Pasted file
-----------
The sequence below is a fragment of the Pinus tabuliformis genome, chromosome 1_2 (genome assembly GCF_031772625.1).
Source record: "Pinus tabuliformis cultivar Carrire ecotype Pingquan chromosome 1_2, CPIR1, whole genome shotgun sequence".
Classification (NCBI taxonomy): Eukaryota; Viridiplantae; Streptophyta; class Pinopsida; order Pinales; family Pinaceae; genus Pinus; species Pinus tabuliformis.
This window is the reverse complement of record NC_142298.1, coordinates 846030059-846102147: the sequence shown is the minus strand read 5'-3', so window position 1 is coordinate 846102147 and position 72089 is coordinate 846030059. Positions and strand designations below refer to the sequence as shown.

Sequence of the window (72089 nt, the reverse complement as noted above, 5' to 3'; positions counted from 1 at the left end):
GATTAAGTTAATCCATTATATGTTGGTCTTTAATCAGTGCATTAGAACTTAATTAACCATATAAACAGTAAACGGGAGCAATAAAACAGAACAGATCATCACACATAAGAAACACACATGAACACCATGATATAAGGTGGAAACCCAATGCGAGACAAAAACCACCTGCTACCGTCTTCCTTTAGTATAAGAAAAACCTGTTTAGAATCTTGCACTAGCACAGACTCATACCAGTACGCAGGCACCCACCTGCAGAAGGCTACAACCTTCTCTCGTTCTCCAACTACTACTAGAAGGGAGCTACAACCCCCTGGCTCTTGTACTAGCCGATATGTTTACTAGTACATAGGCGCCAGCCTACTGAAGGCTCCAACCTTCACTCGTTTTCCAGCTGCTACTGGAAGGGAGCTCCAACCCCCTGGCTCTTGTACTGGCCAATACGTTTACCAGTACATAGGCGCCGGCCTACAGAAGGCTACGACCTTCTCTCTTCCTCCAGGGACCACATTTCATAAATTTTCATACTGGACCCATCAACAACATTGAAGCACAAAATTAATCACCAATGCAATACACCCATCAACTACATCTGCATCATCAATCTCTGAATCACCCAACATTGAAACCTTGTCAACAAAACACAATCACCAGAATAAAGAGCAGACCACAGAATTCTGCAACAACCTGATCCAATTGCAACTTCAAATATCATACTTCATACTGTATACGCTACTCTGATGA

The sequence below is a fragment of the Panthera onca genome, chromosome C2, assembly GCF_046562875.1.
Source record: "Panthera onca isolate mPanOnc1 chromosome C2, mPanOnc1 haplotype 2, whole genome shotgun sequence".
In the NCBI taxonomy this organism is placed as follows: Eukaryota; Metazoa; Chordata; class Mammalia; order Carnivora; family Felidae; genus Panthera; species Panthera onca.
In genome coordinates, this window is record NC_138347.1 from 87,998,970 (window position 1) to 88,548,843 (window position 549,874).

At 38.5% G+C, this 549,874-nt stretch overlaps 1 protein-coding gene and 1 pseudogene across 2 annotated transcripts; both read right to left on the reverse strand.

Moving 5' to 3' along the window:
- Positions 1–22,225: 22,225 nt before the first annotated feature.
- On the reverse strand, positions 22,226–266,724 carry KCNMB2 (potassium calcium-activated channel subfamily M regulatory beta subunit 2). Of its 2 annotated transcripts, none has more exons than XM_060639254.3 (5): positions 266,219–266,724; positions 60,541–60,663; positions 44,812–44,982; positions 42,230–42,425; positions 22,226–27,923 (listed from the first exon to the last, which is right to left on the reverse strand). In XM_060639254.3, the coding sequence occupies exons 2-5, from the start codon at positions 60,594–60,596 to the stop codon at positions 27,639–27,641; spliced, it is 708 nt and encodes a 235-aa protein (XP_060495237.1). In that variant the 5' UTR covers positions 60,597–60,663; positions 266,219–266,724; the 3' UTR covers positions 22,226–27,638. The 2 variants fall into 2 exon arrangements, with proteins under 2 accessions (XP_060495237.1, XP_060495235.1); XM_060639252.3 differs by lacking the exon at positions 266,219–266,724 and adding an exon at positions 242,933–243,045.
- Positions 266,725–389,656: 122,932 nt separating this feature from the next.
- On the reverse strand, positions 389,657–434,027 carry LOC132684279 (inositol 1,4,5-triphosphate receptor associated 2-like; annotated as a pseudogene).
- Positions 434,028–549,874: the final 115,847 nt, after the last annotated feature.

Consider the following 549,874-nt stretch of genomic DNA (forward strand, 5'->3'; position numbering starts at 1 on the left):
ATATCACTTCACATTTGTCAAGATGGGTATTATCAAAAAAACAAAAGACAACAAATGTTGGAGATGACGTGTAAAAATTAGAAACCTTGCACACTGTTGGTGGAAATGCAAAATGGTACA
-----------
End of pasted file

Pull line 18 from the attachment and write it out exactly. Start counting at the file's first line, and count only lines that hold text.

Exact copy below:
Consider the following 549,874-nt stretch of genomic DNA (forward strand, 5'->3'; position numbering starts at 1 on the left):